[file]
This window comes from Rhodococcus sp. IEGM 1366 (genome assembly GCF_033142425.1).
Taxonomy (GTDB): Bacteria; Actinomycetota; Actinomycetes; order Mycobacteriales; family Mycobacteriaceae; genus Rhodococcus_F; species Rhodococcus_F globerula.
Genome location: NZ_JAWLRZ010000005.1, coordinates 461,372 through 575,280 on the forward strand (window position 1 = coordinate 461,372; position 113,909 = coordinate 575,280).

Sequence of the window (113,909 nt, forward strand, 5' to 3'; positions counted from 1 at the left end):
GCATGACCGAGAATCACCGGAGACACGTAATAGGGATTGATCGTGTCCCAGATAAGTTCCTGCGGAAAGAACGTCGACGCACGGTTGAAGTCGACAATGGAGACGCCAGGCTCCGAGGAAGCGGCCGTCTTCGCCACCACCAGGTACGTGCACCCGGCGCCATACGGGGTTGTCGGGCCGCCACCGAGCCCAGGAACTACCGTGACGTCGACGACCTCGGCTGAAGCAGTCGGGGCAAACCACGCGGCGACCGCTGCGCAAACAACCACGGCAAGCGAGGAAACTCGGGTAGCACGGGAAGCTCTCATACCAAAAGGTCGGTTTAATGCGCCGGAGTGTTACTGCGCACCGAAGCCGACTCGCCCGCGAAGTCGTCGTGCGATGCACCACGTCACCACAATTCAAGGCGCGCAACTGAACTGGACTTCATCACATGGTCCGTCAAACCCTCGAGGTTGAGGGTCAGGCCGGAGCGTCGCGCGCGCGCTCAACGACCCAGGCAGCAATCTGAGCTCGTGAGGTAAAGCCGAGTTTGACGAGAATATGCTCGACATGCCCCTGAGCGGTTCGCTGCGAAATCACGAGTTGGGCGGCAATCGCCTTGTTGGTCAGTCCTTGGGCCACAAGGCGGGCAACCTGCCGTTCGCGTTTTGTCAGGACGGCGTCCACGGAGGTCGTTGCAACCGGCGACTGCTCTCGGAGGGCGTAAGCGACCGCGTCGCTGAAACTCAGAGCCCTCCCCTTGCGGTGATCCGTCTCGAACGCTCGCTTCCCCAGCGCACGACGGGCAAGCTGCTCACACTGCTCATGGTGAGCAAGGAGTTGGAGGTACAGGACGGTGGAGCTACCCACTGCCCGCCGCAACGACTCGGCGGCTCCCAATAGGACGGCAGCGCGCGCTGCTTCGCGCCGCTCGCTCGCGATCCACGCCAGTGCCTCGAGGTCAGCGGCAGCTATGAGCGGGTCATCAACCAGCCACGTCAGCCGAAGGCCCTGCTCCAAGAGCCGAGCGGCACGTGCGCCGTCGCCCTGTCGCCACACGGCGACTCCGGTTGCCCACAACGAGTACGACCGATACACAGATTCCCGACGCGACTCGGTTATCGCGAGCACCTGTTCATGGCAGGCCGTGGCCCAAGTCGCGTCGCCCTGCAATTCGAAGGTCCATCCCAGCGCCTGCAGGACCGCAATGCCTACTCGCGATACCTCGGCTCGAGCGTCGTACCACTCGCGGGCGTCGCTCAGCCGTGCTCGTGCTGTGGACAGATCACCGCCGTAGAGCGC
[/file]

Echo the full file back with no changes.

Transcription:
This window comes from Rhodococcus sp. IEGM 1366 (genome assembly GCF_033142425.1).
Taxonomy (GTDB): Bacteria; Actinomycetota; Actinomycetes; order Mycobacteriales; family Mycobacteriaceae; genus Rhodococcus_F; species Rhodococcus_F globerula.
Genome location: NZ_JAWLRZ010000005.1, coordinates 461,372 through 575,280 on the forward strand (window position 1 = coordinate 461,372; position 113,909 = coordinate 575,280).

Sequence of the window (113,909 nt, forward strand, 5' to 3'; positions counted from 1 at the left end):
GCATGACCGAGAATCACCGGAGACACGTAATAGGGATTGATCGTGTCCCAGATAAGTTCCTGCGGAAAGAACGTCGACGCACGGTTGAAGTCGACAATGGAGACGCCAGGCTCCGAGGAAGCGGCCGTCTTCGCCACCACCAGGTACGTGCACCCGGCGCCATACGGGGTTGTCGGGCCGCCACCGAGCCCAGGAACTACCGTGACGTCGACGACCTCGGCTGAAGCAGTCGGGGCAAACCACGCGGCGACCGCTGCGCAAACAACCACGGCAAGCGAGGAAACTCGGGTAGCACGGGAAGCTCTCATACCAAAAGGTCGGTTTAATGCGCCGGAGTGTTACTGCGCACCGAAGCCGACTCGCCCGCGAAGTCGTCGTGCGATGCACCACGTCACCACAATTCAAGGCGCGCAACTGAACTGGACTTCATCACATGGTCCGTCAAACCCTCGAGGTTGAGGGTCAGGCCGGAGCGTCGCGCGCGCGCTCAACGACCCAGGCAGCAATCTGAGCTCGTGAGGTAAAGCCGAGTTTGACGAGAATATGCTCGACATGCCCCTGAGCGGTTCGCTGCGAAATCACGAGTTGGGCGGCAATCGCCTTGTTGGTCAGTCCTTGGGCCACAAGGCGGGCAACCTGCCGTTCGCGTTTTGTCAGGACGGCGTCCACGGAGGTCGTTGCAACCGGCGACTGCTCTCGGAGGGCGTAAGCGACCGCGTCGCTGAAACTCAGAGCCCTCCCCTTGCGGTGATCCGTCTCGAACGCTCGCTTCCCCAGCGCACGACGGGCAAGCTGCTCACACTGCTCATGGTGAGCAAGGAGTTGGAGGTACAGGACGGTGGAGCTACCCACTGCCCGCCGCAACGACTCGGCGGCTCCCAATAGGACGGCAGCGCGCGCTGCTTCGCGCCGCTCGCTCGCGATCCACGCCAGTGCCTCGAGGTCAGCGGCAGCTATGAGCGGGTCATCAACCAGCCACGTCAGCCGAAGGCCCTGCTCCAAGAGCCGAGCGGCACGTGCGCCGTCGCCCTGTCGCCACACGGCGACTCCGGTTGCCCACAACGAGTACGACCGATACACAGATTCCCGACGCGACTCGGTTATCGCGAGCACCTGTTCATGGCAGGCCGTGGCCCAAGTCGCGTCGCCCTGCAATTCGAAGGTCCATCCCAGCGCCTGCAGGACCGCAATGCCTACTCGCGATACCTCGGCTCGAGCGTCGTACCACTCGCGGGCGTCGCTCAGCCGTGCTCGTGCTGTGGACAGATCACCGCCGTAGAGCGC